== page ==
rose to call attention to the security and human rights questions posed by the actions of the Government of North Korea; and to move for Papers.
My Lords, good fortune in the ballot enables me to place the Motion before your Lordships today. I will touch on security concerns, human rights, the treatment of refugees and the humanitarian crisis.
Our last debate, on
Beyond the secrecy and speculation about North Korea's ability to design and fabricate nuclear weapons, it is in no doubt that North Korea has hundreds of Scud missiles available for export. Revealingly, Libyan sources have recently claimed that they had weapons links with Pyongyang. The No Dong missiles have a range of 1,300 kilometres, and the Taepo Dong 2 system could have a range of up to 10,000 kilometres. That arsenal and tangled spider's web has made the world deeply wary of North Korea and entrenched the isolation of what was always known as the hermit kingdom.
The continuing six-party talks have not resolved those issues, but at least some of the sabre rattling and dangerous brinkmanship has been replaced by a desire to find a non-military solution. In parenthesis it might be worth adding that it is not unrealistic or fanciful to seek a Libyan outcome in North Korea. Engagement—though not appeasement—will unlock the door and remove one of the potential quartermasters of worldwide terror and allow economic and political reform to proceed. But is that a realistic approach?
Following our previous debate, with the noble Baroness, Lady Cox—who is currently visiting refugee camps on the Burma border and greatly regrets being unable to participate in the debate today—I had a frank exchange with North Korean diplomats. I asked whether we might travel to North Korea to raise our concerns directly. In September, that led to the noble Baroness, Lady Cox, and I visiting Pyongyang. We met senior officials, including Kim Yong Nam, the president of the Presidium, and Choe Tae Boc, the Speaker of their Assembly.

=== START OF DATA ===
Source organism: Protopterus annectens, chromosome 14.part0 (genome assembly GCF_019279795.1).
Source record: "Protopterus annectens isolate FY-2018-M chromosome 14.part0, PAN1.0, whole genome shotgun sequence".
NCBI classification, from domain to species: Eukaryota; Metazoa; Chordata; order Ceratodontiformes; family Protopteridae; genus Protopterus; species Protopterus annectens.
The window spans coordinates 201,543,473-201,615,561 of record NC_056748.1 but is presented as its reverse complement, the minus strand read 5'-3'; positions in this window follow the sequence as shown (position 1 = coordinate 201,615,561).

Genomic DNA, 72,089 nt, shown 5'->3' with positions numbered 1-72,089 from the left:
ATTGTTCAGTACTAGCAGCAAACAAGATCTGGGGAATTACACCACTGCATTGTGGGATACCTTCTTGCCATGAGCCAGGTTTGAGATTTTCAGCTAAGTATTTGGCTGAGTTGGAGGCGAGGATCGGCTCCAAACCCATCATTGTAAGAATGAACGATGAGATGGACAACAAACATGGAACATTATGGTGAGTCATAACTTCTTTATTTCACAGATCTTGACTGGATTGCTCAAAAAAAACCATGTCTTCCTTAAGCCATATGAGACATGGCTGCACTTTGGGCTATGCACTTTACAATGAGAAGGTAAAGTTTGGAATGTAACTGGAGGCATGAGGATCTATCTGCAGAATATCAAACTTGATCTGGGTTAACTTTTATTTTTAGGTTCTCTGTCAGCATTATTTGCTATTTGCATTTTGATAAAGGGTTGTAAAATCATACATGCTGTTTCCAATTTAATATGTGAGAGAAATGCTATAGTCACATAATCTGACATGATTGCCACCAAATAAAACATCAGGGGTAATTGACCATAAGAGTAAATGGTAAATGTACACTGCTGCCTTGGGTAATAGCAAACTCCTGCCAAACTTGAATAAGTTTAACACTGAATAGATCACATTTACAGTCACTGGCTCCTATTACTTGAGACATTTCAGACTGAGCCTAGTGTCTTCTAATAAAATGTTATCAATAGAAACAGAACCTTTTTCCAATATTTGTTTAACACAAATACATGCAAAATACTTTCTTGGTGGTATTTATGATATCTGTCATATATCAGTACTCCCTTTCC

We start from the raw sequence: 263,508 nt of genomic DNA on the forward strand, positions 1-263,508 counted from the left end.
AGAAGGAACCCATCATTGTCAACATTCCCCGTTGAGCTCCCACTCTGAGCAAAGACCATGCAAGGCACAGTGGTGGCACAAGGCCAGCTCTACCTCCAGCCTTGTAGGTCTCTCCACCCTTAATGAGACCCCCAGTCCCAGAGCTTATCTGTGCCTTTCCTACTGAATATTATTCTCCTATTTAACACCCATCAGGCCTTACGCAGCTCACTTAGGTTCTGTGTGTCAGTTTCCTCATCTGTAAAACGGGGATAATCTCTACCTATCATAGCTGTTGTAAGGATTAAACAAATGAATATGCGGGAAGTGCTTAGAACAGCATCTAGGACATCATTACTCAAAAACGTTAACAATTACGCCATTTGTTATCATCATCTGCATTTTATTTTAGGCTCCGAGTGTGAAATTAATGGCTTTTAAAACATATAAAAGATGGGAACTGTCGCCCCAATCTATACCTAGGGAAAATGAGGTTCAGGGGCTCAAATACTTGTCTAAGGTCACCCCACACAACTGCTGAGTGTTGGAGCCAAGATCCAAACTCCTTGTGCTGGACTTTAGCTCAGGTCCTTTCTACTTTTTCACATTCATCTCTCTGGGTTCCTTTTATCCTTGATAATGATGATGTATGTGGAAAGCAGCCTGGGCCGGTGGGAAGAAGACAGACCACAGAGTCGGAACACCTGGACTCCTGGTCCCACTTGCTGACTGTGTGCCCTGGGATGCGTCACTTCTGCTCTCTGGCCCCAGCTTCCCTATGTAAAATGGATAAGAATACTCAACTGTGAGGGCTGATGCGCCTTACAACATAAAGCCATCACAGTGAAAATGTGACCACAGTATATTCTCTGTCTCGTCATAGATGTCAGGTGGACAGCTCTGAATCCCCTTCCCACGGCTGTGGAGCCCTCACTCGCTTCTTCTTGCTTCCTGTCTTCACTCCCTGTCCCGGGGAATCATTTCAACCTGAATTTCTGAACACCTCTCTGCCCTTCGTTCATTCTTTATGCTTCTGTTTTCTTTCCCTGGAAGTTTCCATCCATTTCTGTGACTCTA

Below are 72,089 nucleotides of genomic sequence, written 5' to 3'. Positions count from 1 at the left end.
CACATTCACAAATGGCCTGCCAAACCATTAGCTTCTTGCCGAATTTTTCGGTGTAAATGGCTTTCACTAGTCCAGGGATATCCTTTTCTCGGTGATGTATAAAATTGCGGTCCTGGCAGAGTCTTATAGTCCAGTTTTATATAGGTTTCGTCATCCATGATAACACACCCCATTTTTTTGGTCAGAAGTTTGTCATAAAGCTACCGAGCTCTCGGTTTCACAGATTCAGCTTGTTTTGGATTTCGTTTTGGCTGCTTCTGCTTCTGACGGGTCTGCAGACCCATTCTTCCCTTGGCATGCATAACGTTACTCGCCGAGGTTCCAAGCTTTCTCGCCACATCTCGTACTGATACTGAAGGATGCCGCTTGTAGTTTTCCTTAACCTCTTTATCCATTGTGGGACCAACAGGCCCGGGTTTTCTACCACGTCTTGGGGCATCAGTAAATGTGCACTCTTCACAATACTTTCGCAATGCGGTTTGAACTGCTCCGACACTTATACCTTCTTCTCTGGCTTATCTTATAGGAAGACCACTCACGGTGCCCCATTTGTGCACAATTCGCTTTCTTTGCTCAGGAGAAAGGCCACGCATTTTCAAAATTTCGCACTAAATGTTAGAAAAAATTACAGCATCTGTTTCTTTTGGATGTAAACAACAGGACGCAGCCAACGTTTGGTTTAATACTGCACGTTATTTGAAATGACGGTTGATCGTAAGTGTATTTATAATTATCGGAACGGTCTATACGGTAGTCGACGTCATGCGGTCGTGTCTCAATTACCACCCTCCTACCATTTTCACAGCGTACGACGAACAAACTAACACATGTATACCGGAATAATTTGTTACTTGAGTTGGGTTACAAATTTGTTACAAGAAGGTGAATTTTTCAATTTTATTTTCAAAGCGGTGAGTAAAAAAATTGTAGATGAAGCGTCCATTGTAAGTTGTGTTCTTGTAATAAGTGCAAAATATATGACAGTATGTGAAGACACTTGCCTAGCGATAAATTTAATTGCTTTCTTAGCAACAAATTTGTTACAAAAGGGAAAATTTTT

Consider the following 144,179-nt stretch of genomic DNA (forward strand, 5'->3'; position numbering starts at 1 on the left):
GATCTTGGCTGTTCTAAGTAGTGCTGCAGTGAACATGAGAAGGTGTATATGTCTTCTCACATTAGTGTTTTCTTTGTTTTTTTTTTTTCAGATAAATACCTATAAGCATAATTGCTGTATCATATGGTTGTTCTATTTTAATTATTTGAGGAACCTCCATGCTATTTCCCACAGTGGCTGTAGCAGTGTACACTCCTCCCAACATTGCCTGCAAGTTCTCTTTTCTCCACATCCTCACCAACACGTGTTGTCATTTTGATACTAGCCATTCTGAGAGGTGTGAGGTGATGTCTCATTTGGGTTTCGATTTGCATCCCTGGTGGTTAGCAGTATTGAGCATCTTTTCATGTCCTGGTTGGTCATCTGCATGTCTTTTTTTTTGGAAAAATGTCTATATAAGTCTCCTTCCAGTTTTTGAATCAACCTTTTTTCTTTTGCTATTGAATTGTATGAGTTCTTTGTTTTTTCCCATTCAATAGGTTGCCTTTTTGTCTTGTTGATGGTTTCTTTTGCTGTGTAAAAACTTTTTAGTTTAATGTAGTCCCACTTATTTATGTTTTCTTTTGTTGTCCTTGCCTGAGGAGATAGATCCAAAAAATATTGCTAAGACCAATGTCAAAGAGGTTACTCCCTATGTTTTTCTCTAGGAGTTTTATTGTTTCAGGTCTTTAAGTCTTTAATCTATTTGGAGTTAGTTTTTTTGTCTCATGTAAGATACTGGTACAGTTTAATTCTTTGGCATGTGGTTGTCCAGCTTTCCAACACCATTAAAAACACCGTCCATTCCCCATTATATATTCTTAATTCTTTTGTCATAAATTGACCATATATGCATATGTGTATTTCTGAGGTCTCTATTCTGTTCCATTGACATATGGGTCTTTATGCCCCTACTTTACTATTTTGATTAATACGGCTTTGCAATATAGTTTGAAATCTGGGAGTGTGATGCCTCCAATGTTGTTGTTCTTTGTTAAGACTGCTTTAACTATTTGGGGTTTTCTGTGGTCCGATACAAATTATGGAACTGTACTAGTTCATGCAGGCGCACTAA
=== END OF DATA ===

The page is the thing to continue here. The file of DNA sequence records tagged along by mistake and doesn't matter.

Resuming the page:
Outside Pyongyang, we went to Anju, 80 kilometres north of the capital and to the inaptly-named demilitarised zone at Panmunjom where, following the deaths of an estimated 2 million people during the Korean War, the 1953 armistice was signed. The Asian Wall that we saw at Panmunjom, which divides the two Koreas, deserves the same fate as the Berlin Wall that divided Europe.
On our return to the United Kingdom we published a report. I am grateful to the Jubilee Campaign and Christian Solidarity Worldwide for facilitating our travel and the report. In Washington, we subsequently presented our findings to members of Congress and discussed our conclusion that engagement is possible with the Assistant Secretary of State, James Kelly.
Last November, the All-Party Parliamentary British-North Korea Group, of which I am chairman, was created. In March, with the assistance of the Inter-Parliamentary Union, we welcomed Choe Tae Boc, North Korea's Speaker, who led the first such delegation to a western democracy. Detailed exchanges took place with Members of both Houses, including the noble Lords, Lord Howell of Guildford, Lord Jopling, Lord Clarke of Hampstead, and my noble friend Lord Chan. Detailed discussions were held also at the Foreign Office with the Minister, Mr Bill Rammell. The delegation discussed religious liberties, at Lambeth Palace, with His Grace the Archbishop of Canterbury.
It is therefore clear that I believe that hard-headed, Helsinki-style engagement is worthwhile. The Helsinki Final Act 1975 linked foreign policy to basic human rights principles. That measure recognised that increasing the pressure for human rights, in combination with a firm policy of military containment, could act as the catalyst for change.
The history of the DPRK suggests that mere threats will be counterproductive, inducing paranoia, isolationism and the destabilisation of the region. Nor should we underestimate the deep patriotism of North Koreans, their memories of Japanese occupation or their fear of what they perceive as enemies at every gate. However, the regime knows that the status quo is not an option. The DPRK now needs a face-saving exit strategy.
The alternative—that is, military engagement, possibly leading to nuclear conflagration—would be catastrophic for North and South Korea and their regional neighbours. During our discussions in Pyongyang, senior figures consistently stated their willingness to give up their nuclear programme and to accept a process of verification. They said that their conditions are a commitment to no first strike by either side and a pledge of peaceful coexistence. Surely nothing would be lost by testing the sincerity of that position.